Tag Archives: comedy

You Never Know Where The Confident Man Program Will Take You

One of the confidence-building activities that I recommend in The Confident Man Program guide is learning to play a musical instrument. Learning to play music is awesome because it's fun, it teaches persistence which is a valuable life skill, and it means you can ultimately join a band and jam with other musicians. Plus artistic skills like musicality are very attractive to women for evolutionary reasons; which is another way of saying that they make you an interesting, well-rounded man.

You never know where learning a skill like music can take you. In my case, I learned to play music as an adult and my chosen instrument was guitar. Sure, it's taken a long time, but like any valuable skill the rewards lie waiting for the man willing to rise to the challenge of giving it a serious go.

This year I even put on my first solo show, at the 2017 Sydney Fringe Comedy Festival. If you've checked out my story, you'll know that I used to be paralysed by anxiety in front of people; so for me to put together a full hour of original material and let go of worrying what the audience might think of me was a huge achievement.… Continue reading…

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How I Healed My Boys High School Choir Bullying Trauma

I went to an all-boys high school where the first grade rugby team enjoyed the highest social status. Anyone who wasn't into aggressive body-contact sports got their head kicked in other ways, and boys on each level of the social hierarchy boosted their flagging self-esteem by bullying the boys on the level below. Any innate sensitivity in a boy was crushed both in the classroom and in the play/battle-ground.

Although I was highly intelligent and generally got good grades, this wasn't valued as highly as sporting prowess at my high school and being a thin, nerdy kid who was the youngest in my year, I didn't do so well at school socially.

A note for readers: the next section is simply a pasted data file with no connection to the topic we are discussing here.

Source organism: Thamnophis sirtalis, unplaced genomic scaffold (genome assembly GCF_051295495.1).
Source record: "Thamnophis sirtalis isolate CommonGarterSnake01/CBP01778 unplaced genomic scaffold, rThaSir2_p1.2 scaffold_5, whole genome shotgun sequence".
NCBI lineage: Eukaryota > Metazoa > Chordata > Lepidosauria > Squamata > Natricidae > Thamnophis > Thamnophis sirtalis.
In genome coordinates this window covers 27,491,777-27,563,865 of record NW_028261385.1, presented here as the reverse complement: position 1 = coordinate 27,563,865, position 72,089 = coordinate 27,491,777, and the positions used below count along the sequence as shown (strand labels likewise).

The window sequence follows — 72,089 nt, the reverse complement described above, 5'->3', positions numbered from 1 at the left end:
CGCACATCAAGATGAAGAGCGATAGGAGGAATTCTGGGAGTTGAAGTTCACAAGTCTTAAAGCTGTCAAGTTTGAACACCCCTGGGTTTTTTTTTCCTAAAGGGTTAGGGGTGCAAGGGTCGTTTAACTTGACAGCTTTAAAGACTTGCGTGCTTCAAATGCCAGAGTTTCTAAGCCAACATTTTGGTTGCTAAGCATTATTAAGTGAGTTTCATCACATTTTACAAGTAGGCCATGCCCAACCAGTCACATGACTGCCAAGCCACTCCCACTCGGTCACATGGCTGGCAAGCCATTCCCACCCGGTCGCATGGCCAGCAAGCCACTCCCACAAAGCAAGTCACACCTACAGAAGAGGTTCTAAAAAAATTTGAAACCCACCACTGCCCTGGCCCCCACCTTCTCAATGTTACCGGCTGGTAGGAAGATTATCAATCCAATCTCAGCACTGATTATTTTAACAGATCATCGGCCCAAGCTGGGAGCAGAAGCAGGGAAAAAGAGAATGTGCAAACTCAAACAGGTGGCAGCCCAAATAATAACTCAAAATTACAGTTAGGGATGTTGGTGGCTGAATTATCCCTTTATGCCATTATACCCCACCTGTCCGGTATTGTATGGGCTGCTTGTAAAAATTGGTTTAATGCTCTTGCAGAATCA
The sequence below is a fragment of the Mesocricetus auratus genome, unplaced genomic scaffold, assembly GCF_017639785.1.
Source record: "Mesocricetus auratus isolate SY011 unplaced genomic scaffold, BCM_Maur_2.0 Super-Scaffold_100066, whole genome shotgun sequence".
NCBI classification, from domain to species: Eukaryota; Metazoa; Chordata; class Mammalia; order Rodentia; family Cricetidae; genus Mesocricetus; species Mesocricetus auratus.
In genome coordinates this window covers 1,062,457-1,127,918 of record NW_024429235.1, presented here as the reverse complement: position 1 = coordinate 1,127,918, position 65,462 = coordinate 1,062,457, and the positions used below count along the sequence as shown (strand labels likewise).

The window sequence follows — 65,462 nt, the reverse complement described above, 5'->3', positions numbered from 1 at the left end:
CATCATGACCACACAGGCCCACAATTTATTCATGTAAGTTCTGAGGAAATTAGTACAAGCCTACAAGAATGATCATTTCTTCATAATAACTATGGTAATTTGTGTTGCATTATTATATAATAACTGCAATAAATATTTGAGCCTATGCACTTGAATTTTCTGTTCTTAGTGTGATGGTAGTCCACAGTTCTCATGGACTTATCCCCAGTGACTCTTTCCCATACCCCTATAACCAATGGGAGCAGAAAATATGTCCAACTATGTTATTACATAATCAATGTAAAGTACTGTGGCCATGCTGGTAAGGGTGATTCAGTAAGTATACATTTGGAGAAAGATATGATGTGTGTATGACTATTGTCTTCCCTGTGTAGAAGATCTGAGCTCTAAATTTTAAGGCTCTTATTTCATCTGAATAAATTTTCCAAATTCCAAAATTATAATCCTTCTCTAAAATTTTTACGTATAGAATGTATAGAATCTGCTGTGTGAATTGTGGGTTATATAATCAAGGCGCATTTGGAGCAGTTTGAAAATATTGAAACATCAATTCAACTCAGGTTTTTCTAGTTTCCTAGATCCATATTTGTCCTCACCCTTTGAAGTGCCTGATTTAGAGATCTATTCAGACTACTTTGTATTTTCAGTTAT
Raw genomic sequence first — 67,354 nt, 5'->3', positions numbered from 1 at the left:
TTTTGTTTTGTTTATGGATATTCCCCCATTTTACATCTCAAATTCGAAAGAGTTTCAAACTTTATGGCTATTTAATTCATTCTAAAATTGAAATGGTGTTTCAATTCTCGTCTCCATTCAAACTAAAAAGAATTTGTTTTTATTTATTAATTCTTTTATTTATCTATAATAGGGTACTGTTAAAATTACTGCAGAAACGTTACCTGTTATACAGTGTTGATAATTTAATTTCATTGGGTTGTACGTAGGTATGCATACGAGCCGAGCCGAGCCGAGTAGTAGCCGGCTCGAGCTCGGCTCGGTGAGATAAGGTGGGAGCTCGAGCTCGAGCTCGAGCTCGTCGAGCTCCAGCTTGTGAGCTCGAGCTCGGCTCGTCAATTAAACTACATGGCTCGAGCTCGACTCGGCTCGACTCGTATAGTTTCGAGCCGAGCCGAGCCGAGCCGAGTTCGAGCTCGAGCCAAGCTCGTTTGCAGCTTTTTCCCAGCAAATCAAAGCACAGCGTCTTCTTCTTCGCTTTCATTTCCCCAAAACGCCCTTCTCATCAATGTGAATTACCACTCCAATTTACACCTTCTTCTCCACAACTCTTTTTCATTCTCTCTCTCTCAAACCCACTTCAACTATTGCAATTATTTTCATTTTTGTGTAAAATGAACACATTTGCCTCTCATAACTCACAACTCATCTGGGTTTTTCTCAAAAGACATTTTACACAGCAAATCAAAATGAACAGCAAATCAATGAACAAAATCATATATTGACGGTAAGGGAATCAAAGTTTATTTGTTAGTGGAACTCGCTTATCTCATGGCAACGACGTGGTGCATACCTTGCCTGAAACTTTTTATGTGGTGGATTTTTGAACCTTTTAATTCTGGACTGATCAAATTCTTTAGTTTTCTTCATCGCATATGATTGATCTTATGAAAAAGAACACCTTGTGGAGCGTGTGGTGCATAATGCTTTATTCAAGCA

I spent my lunch times singing in the school choir or hanging out in the computer room learning to use the new machines that the teachers didn't know what to do with. This was a couple of years before the computer revolution went mainstream and decades before Big Bang Theory made nerds hot prime-time-viewing commodities.

Childhood bullying can leave our adult selves feeling self-conscious and hyper-vigilant to criticism from others.

Since I was a late developer my voice didn't break until well after high school. It was embarrassing still being in the alto section of the all-boy choir as I headed into Year 11 so I quit and joined the lighting crew in the hall instead where I could feel good about solving technical problems backstage and wouldn't have to perform in front of people and end up feeling so self-conscious.… Continue reading…

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Using Music To Express Anger and Rage

Since the beginning of the year I've been studying Music Performance full-time at a local tertiary college, and the experience has been extremely healing for me. The interactions with teachers and other students have brought a lot of my unresolved adolescent insecurities to the surface: in some ways, going to college is like going back to high school. My fears about whether I would fit in brought up a lot of anxiety for me, coupled with a very strong desire to try hard to make other students like me. I often had to take a deep breath and remind myself to focus on what I was learning and just have fun participating instead.